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Howes Acting Exam

The movement of any part of the body to help express something Gesture
Expressing ideas to another person without using words Nonverbal Communication
The firmness or solidity of an object Resistance
The act of acting without words Pantomime
Moving from one place to another on stage Cross
Any stage not classified as a proscenium, thrust, or arena. Flexible Staging
The area where the players perform; usually a raised platform. Stage
The part of the stage extending past the proscenium arch toward the audience. Apron
Offstage spaces to the sides of the acting area. Wings
A stage that extends into the seating area. The audience sits on three sides of the stage. Thrust Stage
A four-sided stage built like a box with one side cut away, enabling the audience to view the play as if it were in a picture frame. Proscenium Stage
A stage constructed so that the audience can sit on all sides; also known as “theatre in the round”. Arena Stage
The draperies covering the proscenium opening, separating the audience from the stage. Grand Drape
The area behind the stage and not seen by the audience. Offstage
Anything within the stage setting and visible to the audience. Onstage
The area onstage furthest away from the audience. Upstage
The area onstage closest to the audience. Downstage
Anything beyond the stage setting and not visible to the audience. Backstage
The area of the performance space where the audience sits, sometimes called “out front”. House
Nine divisions of the stage floor used by directors when moving actors or placing furniture. Acting Areas
Actors assume positions on stage of equal strength by opening up to the audience. Share
Position or turn the body more toward the audience. Open Up
Actors turn more toward the audience than they would in normal conversation. Cheat Out
Actor turns toward the center of the stage. Turn In
Actors turn more to the side of the stage. Turn Out
The arrangement of incidents that take place in a play. Plot
Introduces the audience to who, what, when, and why. Exposition
Series of complications or conflicts, which result in a turning point. Climax
The principle character who represents the main thought of the play. Protagonist
The character who opposes the principle character and stands in his/her way. Antagonist
Overall meaning or basic idea of a play. Theme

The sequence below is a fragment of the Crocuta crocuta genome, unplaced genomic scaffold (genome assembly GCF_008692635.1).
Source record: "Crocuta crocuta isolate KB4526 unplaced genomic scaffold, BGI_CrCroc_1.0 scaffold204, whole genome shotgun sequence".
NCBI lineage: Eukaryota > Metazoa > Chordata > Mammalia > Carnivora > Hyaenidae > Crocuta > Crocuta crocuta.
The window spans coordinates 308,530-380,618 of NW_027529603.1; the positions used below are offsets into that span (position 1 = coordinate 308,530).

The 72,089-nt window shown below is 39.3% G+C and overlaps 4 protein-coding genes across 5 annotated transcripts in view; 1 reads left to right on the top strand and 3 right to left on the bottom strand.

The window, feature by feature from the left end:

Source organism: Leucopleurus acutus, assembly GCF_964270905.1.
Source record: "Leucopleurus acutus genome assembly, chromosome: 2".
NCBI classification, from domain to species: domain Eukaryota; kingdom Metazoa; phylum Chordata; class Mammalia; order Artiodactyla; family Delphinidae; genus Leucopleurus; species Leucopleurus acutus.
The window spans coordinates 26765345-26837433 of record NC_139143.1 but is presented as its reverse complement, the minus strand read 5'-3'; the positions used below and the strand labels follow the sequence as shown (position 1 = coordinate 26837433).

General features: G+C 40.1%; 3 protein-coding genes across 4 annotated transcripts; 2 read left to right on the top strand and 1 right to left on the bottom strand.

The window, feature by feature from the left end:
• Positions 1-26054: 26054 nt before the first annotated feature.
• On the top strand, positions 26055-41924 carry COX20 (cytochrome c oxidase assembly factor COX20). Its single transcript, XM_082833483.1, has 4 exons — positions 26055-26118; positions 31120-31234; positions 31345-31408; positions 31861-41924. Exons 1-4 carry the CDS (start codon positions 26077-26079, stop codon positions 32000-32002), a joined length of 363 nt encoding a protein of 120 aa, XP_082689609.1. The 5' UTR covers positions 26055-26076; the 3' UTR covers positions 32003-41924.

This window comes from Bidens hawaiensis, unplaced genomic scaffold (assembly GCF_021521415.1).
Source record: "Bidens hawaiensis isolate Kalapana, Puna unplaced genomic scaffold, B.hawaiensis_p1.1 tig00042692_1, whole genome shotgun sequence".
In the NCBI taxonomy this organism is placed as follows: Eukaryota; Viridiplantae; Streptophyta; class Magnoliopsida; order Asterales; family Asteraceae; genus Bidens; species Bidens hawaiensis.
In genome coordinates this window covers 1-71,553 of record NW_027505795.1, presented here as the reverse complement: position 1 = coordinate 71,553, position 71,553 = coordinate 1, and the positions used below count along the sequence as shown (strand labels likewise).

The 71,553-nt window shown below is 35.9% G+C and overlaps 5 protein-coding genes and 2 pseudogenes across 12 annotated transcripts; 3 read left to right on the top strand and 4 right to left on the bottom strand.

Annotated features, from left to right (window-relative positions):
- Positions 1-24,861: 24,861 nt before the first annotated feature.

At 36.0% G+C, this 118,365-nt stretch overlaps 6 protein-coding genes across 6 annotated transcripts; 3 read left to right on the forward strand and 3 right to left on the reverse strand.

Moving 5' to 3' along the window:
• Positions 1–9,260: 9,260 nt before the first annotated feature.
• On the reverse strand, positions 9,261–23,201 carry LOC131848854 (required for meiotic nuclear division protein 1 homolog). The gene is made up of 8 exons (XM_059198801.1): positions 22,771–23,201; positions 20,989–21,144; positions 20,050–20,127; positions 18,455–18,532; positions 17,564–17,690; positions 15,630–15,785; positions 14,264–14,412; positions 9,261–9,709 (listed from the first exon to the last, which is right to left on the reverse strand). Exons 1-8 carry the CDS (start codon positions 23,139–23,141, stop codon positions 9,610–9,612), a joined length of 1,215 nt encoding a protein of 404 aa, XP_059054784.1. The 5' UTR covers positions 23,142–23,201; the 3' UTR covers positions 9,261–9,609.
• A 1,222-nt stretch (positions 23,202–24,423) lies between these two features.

Tells the story through words or language. Diction
Includes the actor’s voices, as well as songs, instruments, recorded background sound, and even sound effects. Song
Includes all visual elements of production including scenery, props, lighting, costumes, makeup, stage movement, and dance. Spectacle
A major division of a play. Act
Further division of a play into sections often based on the setting, the location or passing of time. Scene
A play dealing with a serious situation; the protagonist is often defeated or dies. Tragedy
A play dealing with a serious subject, but the protagonist does not die. Drama
A play that presents the theme and characters is a humorous way. Comedy
The vibrant tone produced when sound waves strike the chambers of the throat, head, nose, and mouth. Resonance
The individual sound of a particular voice. Quality
Variety in pitch. Inflection
Relative highness or lowness of the voice at any given point. Pitch
The sound produced when nasal passages are blocked, leaving the voice flat. Nasality
Selection and pronunciation of words and their combination of speech. Diction
Relative strength, force, or intensity with which sound is made. Volume
Using correct vowel and consonant sounds in speech. Pronunciation
Speaking continuously on one level. Monotone
The speed at which words are spoken. Rate
To break into the speech of another character. Cut In
The last words, action, or technical effect that immediately precedes any line or business. Cue
Improvise stage business or conversation. Ad Lib
Any specific action performed on the stage. Business
To speak when someone else is speaking. Overlap
Giving an actor the freedom to move over the entire acting area. Taking the Stage
To leave the stage. Exit
A movement in the direction opposite to a cross to balance the stage. Countercross
To move onto the stage. Enter
The stage command for actors to take their positions at the opening of an act or scene. Places
A technical term, placing furnishings, pictures, and similar items to complete and balance the set. Dressing the Stage
Attracting attention from the person to whom the audience’s interest legitimately belongs. Stealing the Scene
The unstated or “between the lines” meaning an actor must draw from the script. Subtext
The movement or sweep of the play as it progresses. Pace
Terms used to refer to the stage from the actor’s point of view, not from that of the audience. Left and Right
A small acting part that has no lines. Walk-On
An acting role with very few lines. Bit Part
The main characters in a play or the named characters in a musical. Principle
The scenery for an act or scene. Set
All stage furnishings including furniture and those items brought onstage by actors. Properties
Created by: howesmi
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